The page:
posted on Nov, 21 2012 @ 06:50 PM
reply to post by Cosmic911
Firstly, when replying to a specific OP, it's common courtesy to hit the "Reply To" button so that the person has the opportunity to respond to
"Completely erroneous comparison about FB."
No it's not. It demonstrates how stupid the public and this country has become.
On that, you and I can agree; however, it is still comparing apples to oranges. If you voluntarily choose to post personal information on FB for the
world to see, that is YOUR conscious decision (be it idiotic or not) and you automatically give up any expection of privacy. When your private health
information is shared without your consent, that is a breach of confidentiality and a violation of law. There's a major difference between the two.
"Why should they have a RIGHT to see my entire medical record?"
When you become a healthcare professional, you'll come to understand. Until then, let the professionals do their jobs.
How incredibly patronizing it is of you to assume that I, or any other of us “little people”, don’t have the intelligence to properly convey
information to our healthcare provider(s). I don't need to be a healthcare professional to understand this and you're missing the point. I am the
patient - I am the one employing the services of the doctor for which he/she is being compensated. It's amazing to me that people lose sight of the
fact that any service provider, whether it be in healthcare or any other industry, is still providing a service to the client, in this case, the
patient. It is the patient who should ultimately have control and the right to decide who has access to his/her private health information. You have
taken the impetus of my original post and skewed it because, for some reason, you seem to be personally offended by my statements. This is not about
who is more qualified to decide on an appropriate course of medical treatment, but who has the right to decide where and with whom a patient's
private health information is disseminated. That is a right which should remain with the patient.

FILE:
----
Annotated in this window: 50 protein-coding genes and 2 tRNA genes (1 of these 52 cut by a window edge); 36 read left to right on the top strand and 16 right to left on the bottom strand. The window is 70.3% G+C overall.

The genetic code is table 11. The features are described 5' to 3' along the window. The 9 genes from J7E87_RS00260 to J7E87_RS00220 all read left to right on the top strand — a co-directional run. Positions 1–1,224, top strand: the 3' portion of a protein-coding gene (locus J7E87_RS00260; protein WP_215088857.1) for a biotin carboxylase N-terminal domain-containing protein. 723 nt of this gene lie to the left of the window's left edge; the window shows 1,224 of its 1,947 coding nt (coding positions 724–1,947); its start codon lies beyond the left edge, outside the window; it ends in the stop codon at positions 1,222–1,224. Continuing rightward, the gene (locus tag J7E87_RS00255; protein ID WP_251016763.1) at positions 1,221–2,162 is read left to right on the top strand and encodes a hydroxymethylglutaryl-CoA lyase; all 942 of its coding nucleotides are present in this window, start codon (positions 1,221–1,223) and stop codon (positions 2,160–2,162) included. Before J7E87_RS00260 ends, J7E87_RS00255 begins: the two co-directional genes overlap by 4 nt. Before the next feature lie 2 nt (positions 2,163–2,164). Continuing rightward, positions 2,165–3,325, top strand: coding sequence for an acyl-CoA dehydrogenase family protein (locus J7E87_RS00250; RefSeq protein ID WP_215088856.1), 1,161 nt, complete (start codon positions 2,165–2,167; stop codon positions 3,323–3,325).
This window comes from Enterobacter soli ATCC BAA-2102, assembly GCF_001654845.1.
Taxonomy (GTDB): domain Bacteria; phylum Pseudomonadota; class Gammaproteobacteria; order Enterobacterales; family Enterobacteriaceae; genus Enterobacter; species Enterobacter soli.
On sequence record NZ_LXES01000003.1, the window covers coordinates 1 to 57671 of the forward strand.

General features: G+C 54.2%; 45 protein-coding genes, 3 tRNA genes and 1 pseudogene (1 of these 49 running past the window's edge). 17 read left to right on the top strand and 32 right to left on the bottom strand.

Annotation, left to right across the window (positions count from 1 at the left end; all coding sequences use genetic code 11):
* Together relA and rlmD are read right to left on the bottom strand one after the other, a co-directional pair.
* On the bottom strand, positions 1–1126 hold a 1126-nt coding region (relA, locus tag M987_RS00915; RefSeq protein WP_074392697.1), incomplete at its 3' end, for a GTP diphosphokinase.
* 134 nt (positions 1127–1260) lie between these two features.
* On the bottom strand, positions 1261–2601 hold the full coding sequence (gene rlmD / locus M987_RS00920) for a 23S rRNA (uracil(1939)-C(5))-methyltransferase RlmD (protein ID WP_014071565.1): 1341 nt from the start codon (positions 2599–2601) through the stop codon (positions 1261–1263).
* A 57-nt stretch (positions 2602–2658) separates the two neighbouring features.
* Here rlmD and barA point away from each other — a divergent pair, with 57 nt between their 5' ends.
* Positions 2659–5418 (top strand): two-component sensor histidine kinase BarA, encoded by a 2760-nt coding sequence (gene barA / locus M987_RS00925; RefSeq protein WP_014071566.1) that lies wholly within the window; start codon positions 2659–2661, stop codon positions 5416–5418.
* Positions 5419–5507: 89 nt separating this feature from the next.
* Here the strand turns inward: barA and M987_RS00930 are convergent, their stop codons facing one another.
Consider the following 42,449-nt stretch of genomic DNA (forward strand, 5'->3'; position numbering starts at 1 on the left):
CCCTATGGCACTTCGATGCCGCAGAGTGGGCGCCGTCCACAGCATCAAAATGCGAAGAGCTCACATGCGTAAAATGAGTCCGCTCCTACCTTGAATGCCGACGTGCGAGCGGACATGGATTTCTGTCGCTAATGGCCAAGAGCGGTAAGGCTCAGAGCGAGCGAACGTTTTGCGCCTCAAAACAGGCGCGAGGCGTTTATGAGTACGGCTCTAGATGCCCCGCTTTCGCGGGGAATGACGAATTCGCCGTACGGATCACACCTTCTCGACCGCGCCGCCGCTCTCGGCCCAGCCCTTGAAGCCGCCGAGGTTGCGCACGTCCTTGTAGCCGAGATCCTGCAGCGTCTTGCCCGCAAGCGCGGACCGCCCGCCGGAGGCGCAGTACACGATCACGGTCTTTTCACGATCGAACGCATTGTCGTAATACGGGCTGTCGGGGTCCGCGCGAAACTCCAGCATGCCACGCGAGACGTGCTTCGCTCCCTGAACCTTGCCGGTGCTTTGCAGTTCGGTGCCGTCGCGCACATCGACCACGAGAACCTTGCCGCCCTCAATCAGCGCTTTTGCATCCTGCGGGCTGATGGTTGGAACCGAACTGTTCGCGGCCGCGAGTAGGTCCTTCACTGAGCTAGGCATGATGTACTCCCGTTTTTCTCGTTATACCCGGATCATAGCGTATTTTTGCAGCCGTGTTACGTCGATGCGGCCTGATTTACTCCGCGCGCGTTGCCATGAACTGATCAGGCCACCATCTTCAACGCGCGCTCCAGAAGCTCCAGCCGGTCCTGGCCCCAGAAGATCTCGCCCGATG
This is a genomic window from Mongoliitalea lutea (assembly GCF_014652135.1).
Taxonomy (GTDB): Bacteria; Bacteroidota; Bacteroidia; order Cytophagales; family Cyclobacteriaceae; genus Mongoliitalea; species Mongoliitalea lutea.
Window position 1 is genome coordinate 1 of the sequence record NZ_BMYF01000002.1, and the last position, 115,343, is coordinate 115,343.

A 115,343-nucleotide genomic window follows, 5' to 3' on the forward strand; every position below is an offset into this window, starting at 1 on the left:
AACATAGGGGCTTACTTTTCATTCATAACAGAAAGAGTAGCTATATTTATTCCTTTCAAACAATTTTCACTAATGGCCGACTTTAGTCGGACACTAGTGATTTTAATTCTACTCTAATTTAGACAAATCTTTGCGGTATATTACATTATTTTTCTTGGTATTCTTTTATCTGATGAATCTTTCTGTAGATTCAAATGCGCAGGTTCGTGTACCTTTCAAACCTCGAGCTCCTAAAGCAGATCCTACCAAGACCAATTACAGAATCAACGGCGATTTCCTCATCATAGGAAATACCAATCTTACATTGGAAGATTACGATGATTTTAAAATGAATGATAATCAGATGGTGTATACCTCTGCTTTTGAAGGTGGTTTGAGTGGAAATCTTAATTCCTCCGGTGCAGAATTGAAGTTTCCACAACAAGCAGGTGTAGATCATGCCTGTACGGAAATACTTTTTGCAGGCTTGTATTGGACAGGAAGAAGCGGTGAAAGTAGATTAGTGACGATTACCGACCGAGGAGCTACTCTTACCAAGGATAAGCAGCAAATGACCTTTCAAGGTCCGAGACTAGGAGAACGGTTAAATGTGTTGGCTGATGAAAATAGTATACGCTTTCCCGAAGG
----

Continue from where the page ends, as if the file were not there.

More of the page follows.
"If the types of clinical situations you describe should arise, it should be the patient's responsibility to provide the
information." This is a little laughable...because patients are Not doctors. It's the doctor's job to provide a safe clinical experience
for the patient, not the other way around.
You keep losing sight of the original impetus for this post. Not at the cost of a patient's privacy rights. I admire your comment that it's the
doctor's job to provide a safe clinical experience - they are hired and compensated to provide this service to the best of their ability; however,
it is the patient's right to retain control of their private health information and who also needs to assume some responsibility in this process as
well. In a perfect world where medical history isn't often times used against an individual in so many aspects of life, I would agree with your
overall philosophy but, unfortunately, we do not live in a perfect world. The patient has the right to protect him/herself from discrimination based
on the unauthorized sharing of private health information. That was the purpose of the HIPPA law. Period.
"With respect to medications outside the classification of narcotics, this is why I said I can understand a centralized database used by
pharmacies, but that doesn't change the fact that it's contrary to what the HIPPA language allows." HIPPA falls short is many areas. It
doesn't cover all situations.
You don't need to make a blanket statement to me about the HIPPA laws as my own personal background and involvement in the writing and interpretation
of such laws in the 90’s make me highly qualified to comment on them. I am well aware that there are gaps in the law and that subsequent
modifications weakened the original language in some areas, but this is not one of those areas.
When patients start attending four years of pre-med, and then fours of medical school, then three to five years of residency, then take
their boards and start practicing medicine, then and only then, will patients be educated enough to determine how much of their chart is medically
necessary enough for a treating and diagnosing physician to make good clinical decisions for their patients. I can't stress this point
Again, you have lost sight of the topic at hand which is the unauthorized release of private health information. This is not a debate over anything
beyond that scope.